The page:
There is a widespread custom to go to a body of water on the first day of Rosh Ha-shana and recite several verses, including “He will cover up our iniquities; You will hurl (tashlikh) all our sins into the depths of the sea” (Micha 7:19). For this reason, the practice is referred to as Tashlikh. Over time, many communities added various other prayers and verses.
The custom of reciting Tashlikh began in the Rhineland – the heartland of Ashkenaz – during the medieval era. Over time, the custom spread to Sephardic communities as well, especially after Arizal praised it. However, there is no obligation to recite Tashlikh, and some Torah giants did not observe this custom (Vilna Gaon; R. Ḥayim of Volozhin). Most Yemenites do not say it either. Some Ḥasidim recite Tashlikh on a weekday following Rosh Ha-shana.
Various explanation for this custom are offered. Some say that it is meant to remind us of the dedication of our forefathers Avraham and Yitzḥak; when they were on their way to the Akeida, their path was suddenly blocked by floodwater, which they forded, passing the test (Maharil). Additionally, water symbolizes purity and life. When a person elevates himself through repentance, he is purified and cleansed. It is as if his sins are washed away in purifying waters. Furthermore, Tashlikh includes a petition to God to cast all the accusers created by our sins into the depth of the seas and never be recalled. Some people shake out their clothing when they recite Tashlikh, demonstrating that whatever sins they have committed are external to them, the result of evil influences that we are now shaking off.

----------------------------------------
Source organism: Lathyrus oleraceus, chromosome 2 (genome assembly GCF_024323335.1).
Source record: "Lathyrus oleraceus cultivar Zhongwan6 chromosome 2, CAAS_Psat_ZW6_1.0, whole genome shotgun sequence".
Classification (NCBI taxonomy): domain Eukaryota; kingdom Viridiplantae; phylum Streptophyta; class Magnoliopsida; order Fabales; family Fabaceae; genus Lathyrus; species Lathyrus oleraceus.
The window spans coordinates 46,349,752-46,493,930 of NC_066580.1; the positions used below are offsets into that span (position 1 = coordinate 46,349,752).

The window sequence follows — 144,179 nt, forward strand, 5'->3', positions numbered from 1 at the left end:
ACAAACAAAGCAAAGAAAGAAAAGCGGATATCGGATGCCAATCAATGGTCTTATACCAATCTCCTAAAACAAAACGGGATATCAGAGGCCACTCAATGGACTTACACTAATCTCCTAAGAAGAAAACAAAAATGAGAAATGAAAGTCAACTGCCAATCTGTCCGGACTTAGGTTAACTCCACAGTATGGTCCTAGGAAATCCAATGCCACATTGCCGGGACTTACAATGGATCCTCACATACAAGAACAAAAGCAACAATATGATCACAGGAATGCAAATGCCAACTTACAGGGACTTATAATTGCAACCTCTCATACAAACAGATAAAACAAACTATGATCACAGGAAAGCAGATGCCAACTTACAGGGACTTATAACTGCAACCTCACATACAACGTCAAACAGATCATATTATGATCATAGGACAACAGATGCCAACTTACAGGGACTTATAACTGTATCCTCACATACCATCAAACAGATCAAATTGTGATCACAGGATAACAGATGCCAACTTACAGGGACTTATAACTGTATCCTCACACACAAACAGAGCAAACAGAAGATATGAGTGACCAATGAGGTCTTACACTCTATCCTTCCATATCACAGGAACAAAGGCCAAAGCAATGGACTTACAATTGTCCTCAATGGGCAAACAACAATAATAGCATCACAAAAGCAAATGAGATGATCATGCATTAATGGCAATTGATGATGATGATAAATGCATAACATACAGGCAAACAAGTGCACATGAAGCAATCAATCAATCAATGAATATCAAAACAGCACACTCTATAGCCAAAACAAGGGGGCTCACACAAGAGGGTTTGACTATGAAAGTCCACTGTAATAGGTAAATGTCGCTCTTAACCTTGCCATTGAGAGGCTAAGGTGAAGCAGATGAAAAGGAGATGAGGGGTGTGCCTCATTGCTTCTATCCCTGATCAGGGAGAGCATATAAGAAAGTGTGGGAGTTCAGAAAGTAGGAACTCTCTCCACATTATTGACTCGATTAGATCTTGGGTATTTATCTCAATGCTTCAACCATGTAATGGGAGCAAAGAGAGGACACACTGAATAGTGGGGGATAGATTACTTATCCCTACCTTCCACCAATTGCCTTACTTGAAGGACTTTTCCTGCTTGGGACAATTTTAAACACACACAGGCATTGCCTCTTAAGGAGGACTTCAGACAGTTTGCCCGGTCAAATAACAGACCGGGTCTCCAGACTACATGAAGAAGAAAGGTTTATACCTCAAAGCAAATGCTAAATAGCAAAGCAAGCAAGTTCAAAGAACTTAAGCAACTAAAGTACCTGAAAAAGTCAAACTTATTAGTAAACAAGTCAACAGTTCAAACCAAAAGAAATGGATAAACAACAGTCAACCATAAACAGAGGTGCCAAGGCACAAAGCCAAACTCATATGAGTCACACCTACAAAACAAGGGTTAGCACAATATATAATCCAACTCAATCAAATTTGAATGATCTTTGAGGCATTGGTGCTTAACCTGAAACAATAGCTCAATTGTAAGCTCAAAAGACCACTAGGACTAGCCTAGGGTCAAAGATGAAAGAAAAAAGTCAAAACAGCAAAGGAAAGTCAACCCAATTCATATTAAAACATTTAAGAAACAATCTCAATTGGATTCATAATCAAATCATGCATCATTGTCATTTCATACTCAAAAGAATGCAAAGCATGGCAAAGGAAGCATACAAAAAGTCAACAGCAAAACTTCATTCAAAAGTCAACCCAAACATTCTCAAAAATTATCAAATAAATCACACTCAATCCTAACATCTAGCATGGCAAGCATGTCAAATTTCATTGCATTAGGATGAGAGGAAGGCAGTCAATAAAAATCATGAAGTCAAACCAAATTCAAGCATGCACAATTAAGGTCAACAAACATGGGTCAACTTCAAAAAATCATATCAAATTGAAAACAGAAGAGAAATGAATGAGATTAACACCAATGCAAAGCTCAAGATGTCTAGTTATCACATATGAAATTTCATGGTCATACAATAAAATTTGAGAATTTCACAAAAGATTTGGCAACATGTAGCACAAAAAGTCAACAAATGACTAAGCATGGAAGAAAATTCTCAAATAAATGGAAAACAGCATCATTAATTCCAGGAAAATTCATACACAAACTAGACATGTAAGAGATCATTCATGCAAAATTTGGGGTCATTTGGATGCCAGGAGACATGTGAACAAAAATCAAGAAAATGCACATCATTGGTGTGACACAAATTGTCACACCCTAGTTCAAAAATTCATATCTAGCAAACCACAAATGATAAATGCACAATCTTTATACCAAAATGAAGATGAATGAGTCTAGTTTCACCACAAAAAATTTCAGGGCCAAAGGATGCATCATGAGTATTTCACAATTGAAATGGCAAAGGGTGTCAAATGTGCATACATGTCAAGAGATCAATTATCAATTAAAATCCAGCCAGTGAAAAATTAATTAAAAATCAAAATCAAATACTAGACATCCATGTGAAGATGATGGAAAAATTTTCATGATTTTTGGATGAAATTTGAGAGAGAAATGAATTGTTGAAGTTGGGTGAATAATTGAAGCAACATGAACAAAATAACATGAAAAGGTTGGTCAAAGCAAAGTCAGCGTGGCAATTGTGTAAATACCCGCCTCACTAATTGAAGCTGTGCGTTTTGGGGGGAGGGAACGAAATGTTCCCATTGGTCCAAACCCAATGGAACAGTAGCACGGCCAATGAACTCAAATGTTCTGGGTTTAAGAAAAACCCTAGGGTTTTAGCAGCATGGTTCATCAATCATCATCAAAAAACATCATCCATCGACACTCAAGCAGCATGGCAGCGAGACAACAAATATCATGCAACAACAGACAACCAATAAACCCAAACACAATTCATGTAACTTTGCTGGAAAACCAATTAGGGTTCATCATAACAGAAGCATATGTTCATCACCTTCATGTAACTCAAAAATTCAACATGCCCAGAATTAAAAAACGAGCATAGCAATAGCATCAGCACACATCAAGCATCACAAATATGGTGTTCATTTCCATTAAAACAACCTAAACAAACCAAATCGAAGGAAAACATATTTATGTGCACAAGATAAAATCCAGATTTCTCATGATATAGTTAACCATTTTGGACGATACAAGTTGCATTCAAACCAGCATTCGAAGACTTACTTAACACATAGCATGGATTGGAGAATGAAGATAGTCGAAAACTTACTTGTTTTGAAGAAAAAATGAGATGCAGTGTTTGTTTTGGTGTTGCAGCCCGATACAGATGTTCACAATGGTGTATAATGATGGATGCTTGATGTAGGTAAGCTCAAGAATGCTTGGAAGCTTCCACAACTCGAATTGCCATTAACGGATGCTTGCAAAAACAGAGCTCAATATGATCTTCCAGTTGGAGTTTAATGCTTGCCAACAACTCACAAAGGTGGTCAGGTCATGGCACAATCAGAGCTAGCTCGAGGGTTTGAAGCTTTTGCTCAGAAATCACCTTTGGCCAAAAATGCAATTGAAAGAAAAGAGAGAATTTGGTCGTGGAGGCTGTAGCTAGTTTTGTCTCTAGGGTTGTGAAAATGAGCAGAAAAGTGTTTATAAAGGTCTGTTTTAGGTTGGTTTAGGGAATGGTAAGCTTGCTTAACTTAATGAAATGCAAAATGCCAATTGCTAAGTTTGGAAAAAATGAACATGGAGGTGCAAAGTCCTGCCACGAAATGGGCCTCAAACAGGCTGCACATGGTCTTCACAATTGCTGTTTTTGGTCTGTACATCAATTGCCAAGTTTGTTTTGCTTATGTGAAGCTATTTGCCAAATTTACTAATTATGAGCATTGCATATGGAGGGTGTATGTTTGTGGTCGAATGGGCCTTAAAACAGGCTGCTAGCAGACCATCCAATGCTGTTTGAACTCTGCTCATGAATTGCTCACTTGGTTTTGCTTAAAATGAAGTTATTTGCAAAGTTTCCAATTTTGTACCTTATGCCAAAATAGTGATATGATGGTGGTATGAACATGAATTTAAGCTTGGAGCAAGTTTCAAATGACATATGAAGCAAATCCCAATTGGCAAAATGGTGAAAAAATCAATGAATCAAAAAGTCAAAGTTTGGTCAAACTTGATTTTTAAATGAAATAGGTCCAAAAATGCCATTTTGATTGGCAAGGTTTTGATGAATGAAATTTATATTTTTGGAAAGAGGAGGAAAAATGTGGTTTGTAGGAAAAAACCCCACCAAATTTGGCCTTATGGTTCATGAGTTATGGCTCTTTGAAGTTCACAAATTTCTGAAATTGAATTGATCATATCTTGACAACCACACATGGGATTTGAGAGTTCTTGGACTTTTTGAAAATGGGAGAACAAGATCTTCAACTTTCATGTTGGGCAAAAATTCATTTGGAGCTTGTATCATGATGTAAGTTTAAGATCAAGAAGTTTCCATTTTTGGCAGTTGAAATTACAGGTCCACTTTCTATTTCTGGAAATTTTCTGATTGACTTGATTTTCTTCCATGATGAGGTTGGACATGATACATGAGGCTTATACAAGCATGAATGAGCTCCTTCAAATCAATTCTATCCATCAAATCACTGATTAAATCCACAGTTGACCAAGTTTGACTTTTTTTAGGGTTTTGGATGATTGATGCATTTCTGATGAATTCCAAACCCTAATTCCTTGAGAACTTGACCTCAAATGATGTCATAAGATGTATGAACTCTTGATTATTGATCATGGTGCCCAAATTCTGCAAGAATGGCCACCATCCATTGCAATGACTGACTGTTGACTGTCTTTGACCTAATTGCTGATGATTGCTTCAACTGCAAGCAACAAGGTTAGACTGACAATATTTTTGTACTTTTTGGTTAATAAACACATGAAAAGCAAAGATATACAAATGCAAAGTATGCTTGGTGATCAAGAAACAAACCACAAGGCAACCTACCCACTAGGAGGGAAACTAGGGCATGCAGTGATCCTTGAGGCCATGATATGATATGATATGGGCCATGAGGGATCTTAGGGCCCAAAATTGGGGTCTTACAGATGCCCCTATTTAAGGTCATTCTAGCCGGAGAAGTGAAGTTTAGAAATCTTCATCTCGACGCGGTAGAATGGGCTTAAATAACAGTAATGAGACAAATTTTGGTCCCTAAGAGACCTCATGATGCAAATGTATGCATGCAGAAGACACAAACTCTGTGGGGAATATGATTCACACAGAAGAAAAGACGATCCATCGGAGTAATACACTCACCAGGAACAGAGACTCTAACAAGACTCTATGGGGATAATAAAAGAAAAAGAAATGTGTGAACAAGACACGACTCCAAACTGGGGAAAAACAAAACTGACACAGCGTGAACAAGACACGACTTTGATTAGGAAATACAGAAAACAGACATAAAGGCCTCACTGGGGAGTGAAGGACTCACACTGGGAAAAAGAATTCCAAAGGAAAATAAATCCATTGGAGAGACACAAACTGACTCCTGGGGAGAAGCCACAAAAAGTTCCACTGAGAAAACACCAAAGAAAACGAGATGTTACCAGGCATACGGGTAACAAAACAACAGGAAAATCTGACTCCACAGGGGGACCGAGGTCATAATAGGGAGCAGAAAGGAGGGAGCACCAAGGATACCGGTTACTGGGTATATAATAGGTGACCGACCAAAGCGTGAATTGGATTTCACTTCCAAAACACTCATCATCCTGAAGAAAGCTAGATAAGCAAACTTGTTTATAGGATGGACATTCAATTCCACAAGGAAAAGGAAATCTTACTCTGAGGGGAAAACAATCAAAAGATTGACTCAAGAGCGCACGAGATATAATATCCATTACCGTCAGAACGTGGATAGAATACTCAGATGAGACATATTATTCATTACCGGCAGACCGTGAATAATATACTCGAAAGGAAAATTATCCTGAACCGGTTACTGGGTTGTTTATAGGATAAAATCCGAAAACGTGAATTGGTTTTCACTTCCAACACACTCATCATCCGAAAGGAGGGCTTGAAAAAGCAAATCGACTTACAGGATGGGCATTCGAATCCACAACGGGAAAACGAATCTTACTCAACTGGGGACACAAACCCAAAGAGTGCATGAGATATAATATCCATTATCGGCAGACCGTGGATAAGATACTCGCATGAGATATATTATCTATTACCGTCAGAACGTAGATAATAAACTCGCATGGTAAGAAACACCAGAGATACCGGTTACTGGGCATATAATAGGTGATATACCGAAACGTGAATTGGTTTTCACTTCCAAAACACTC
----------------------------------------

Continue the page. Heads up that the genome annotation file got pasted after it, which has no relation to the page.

Historically, most women did not recite Tashlikh. Some even say that it is preferable for them not to do so, in order to avoid the mingling of the sexes (Elef Ha-magen 598:7). Nevertheless, women who wish to participate may do so.
When there is no natural body of water nearby, it is customary to recite Tashlikh by a well or cistern. Where a sea or stream is visible, even at a distance, some recite it.